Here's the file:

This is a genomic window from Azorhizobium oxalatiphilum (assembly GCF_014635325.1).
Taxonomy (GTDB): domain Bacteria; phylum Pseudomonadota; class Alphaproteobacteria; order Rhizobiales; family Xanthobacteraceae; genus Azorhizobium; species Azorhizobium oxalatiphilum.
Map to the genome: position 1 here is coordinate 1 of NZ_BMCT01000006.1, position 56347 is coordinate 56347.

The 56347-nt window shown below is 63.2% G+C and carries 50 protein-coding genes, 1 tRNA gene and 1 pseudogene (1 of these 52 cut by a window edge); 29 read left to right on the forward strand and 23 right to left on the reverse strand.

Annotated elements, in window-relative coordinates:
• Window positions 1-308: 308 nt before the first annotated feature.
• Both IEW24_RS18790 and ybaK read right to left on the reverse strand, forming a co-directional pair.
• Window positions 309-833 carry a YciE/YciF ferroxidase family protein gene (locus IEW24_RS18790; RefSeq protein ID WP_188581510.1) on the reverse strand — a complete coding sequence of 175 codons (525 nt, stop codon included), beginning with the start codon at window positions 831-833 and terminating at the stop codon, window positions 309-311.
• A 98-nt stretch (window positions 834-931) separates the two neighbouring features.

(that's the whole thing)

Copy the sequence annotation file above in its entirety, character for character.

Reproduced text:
This is a genomic window from Azorhizobium oxalatiphilum (assembly GCF_014635325.1).
Taxonomy (GTDB): domain Bacteria; phylum Pseudomonadota; class Alphaproteobacteria; order Rhizobiales; family Xanthobacteraceae; genus Azorhizobium; species Azorhizobium oxalatiphilum.
Map to the genome: position 1 here is coordinate 1 of NZ_BMCT01000006.1, position 56347 is coordinate 56347.

The 56347-nt window shown below is 63.2% G+C and carries 50 protein-coding genes, 1 tRNA gene and 1 pseudogene (1 of these 52 cut by a window edge); 29 read left to right on the forward strand and 23 right to left on the reverse strand.

Annotated elements, in window-relative coordinates:
• Window positions 1-308: 308 nt before the first annotated feature.
• Both IEW24_RS18790 and ybaK read right to left on the reverse strand, forming a co-directional pair.
• Window positions 309-833 carry a YciE/YciF ferroxidase family protein gene (locus IEW24_RS18790; RefSeq protein ID WP_188581510.1) on the reverse strand — a complete coding sequence of 175 codons (525 nt, stop codon included), beginning with the start codon at window positions 831-833 and terminating at the stop codon, window positions 309-311.
• A 98-nt stretch (window positions 834-931) separates the two neighbouring features.